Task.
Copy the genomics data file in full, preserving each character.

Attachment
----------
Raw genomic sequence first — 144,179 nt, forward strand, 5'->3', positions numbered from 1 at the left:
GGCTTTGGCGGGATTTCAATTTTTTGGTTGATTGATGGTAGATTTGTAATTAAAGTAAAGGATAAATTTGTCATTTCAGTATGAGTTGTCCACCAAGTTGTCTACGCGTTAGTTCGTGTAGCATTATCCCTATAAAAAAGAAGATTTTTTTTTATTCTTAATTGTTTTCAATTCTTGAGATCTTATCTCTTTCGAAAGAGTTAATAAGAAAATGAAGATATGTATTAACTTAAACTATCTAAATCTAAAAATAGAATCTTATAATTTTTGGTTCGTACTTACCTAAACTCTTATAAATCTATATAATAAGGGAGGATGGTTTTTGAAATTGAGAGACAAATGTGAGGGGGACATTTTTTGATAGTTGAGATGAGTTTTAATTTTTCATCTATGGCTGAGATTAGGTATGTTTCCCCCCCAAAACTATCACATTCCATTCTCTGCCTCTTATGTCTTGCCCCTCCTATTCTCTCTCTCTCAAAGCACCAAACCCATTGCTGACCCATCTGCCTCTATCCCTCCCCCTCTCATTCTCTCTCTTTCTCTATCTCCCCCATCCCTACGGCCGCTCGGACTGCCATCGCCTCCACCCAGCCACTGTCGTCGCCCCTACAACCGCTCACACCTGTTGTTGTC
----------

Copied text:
Raw genomic sequence first — 144,179 nt, forward strand, 5'->3', positions numbered from 1 at the left:
GGCTTTGGCGGGATTTCAATTTTTTGGTTGATTGATGGTAGATTTGTAATTAAAGTAAAGGATAAATTTGTCATTTCAGTATGAGTTGTCCACCAAGTTGTCTACGCGTTAGTTCGTGTAGCATTATCCCTATAAAAAAGAAGATTTTTTTTTATTCTTAATTGTTTTCAATTCTTGAGATCTTATCTCTTTCGAAAGAGTTAATAAGAAAATGAAGATATGTATTAACTTAAACTATCTAAATCTAAAAATAGAATCTTATAATTTTTGGTTCGTACTTACCTAAACTCTTATAAATCTATATAATAAGGGAGGATGGTTTTTGAAATTGAGAGACAAATGTGAGGGGGACATTTTTTGATAGTTGAGATGAGTTTTAATTTTTCATCTATGGCTGAGATTAGGTATGTTTCCCCCCCAAAACTATCACATTCCATTCTCTGCCTCTTATGTCTTGCCCCTCCTATTCTCTCTCTCTCAAAGCACCAAACCCATTGCTGACCCATCTGCCTCTATCCCTCCCCCTCTCATTCTCTCTCTTTCTCTATCTCCCCCATCCCTACGGCCGCTCGGACTGCCATCGCCTCCACCCAGCCACTGTCGTCGCCCCTACAACCGCTCACACCTGTTGTTGTC